Italy may have defeated France to win the World Cup, but the real winner was the “Old Europe” that Donald Rumsfeld once derided. After all, who would have predicted a World Cup final between France and Italy? It looks as if the national teams of the two “sick men of Europe,” felt obliged to change their countries’ images in the world.
In the Italian case, following the corruption scandals that have nearly sunk Il Calcio, Italy’s premier football league, the national team had to rehabilitate the game in the eyes of their fellow citizens. More globally, however, it is as if “Old Europe” had decided that it was time to set the record straight and prove more dynamic than the world’s emerging forces.
Indeed, in the new global balance, where football has become much more than sport, Europe is back with a vengeance. What has been unfolding in front of our eyes in the last four weeks has been a modern and reduced version of the balance-of-power system that dominated Europe and the world in the eighteenth and nineteenth centuries.
If football and its culminating moment, the World Cup, has become the universal religion of the global age, this is above all because it fulfills, in a non-spiritual way, contradictory instincts in human nature. Football magnifies the cult of the individual and the glorification of the hero, but it is also a celebration of the cooperative team spirit. More than any other collective activity, it channels the search for identity and identification that dominates our age.
Thanks to the World Cup, one is a citizen of the world, enjoying a spectacle together with billions of others on “Planet Soccer.” Even in Washington, where I arrived at the beginning of the tournament, I was greeted at the airport by television screens showing the game. The program was in English, but the advertisements were in Spanish. In terms of football at least, the Hispanic community’s influence has brought the United States closer to Europe (though not, of course, in its team’s performance on the pitch).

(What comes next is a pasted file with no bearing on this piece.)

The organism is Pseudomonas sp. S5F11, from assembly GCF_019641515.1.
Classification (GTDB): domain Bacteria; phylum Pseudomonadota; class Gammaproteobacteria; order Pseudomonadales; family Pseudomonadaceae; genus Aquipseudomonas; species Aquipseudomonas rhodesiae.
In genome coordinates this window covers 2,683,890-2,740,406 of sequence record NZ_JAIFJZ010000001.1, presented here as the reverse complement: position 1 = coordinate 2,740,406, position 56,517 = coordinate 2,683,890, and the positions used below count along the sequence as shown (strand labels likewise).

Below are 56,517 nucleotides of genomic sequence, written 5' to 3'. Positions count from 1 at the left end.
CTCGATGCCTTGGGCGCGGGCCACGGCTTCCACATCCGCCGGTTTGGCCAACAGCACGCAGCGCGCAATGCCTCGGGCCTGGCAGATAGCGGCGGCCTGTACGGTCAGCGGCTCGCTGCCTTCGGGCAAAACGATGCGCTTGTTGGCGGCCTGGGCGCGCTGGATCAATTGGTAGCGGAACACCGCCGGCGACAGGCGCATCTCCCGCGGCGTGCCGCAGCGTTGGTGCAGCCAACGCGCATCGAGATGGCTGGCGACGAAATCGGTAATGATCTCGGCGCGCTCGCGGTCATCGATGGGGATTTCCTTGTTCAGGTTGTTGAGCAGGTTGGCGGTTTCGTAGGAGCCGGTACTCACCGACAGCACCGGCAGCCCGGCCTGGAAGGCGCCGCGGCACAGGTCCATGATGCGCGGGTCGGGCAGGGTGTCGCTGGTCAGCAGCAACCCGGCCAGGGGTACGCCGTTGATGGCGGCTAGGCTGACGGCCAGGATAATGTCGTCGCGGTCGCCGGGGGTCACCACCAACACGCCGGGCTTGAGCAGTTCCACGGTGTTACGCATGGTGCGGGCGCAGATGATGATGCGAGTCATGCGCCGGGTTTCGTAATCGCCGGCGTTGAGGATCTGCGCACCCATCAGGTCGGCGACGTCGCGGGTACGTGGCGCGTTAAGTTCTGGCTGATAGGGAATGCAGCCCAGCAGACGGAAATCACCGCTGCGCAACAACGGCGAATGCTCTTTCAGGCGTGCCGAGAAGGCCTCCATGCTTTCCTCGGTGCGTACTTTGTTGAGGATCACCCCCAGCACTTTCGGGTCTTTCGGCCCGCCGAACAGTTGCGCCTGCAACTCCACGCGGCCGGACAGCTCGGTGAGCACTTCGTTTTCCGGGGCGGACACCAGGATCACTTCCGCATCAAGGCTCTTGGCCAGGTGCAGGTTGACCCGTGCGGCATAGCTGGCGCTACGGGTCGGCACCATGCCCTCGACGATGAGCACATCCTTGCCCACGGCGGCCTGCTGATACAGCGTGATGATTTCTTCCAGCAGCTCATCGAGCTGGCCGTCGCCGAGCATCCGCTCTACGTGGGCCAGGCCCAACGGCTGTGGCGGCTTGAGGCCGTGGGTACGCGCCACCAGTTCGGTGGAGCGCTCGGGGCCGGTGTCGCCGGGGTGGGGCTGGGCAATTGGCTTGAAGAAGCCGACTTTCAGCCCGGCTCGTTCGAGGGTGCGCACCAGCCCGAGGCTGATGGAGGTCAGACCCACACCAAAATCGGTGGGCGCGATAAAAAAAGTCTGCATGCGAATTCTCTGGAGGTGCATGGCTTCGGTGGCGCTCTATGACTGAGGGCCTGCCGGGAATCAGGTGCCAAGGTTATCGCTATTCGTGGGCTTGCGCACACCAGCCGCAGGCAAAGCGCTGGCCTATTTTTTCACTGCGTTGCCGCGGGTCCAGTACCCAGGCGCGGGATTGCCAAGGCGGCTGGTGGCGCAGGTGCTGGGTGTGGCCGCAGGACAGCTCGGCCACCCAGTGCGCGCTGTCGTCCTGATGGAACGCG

At the same time, during the World Cup, fans are not only universal; they are also unique, and they can express their difference with impunity, sometimes in the most assertive, aggressive, and, unfortunately, occasionally racist manner. In a world of “multiple identities,” to choose one’s team is in part to decide who one is.
From this standpoint, this year’s World Cup has not only witnessed the triumph of European nations – all semi-finalists were European for the first time since 1982 – but also the absence of even a glimmer of European emotions. In my country, France, most supporters were clearly motivated more by post-colonial references than by European allegiance. African teams, except when they were playing against France, were favored over those from the European Union.
As I watched the Croatia-Australia match early in the tournament, I surprised myself, too, as I realized that my emotions were with the Australian team, whatever that could mean, given that there were so many Croatians playing for Australia.
This deep search for identification should not be confused with a simple surge of nationalism. Reality is more complex. And this is not only because many coaches of the national teams are, like in the good old days, “foreign mercenaries,” with this Cup’s Swiss guards including the Brazilian coaches of Japan and Portugal, the Swedish coach of England, and the French coach of Tunisia.
The Cup’s explosions of proud nationalism hide more tortured realities. Nostalgia is not what it used to be. In 1998, when France won the Cup for the first time, the three colors of the French flag (blue, white, and red) were celebrated alongside with the three colors (“black, white, and beur, the skin color of North Africans born in France to immigrant parents) of the members of the French team. But that innocence has been lost because it is no longer possible to celebrate the triumph of the French model of integration.
Indeed, after the violent episodes of the last year, France’s immigrant communities have a very different message to deliver: “Without us, you would not have had this World Cup success. Do you believe you can continue to ostracize the communities from which your soccer heroes come?”
From ping-pong diplomacy with China to the united German Olympic team that competed in 1990 before actual reunification, sport has prefigured political developments, and politicians everywhere have seized on the importance of the World Cup. Football success has become part of countries’ “soft power.” France may not have the military might of the US or the growth rate of China and India, but its team reached the World Cup championship, raising its standing in the eyes of billions of people – and perhaps giving a reprieve to its unpopular government.
But sport can also become a kind of gigantic, distracting screen behind which nasty regimes do outrageous things – the very opposite of the Olympic and World Cup spirit. As the world was watching the football games in Germany, North Korea was testing long-range missiles and Palestinians in the governing Hamas launched attacks on Israel that prompted a bloody invasion of Gaza.
The World Cup is drama, excitement, a dream, but it is also a form of “global escapism.” Football may explain the world, but it does not improve it. And now we are back to reality.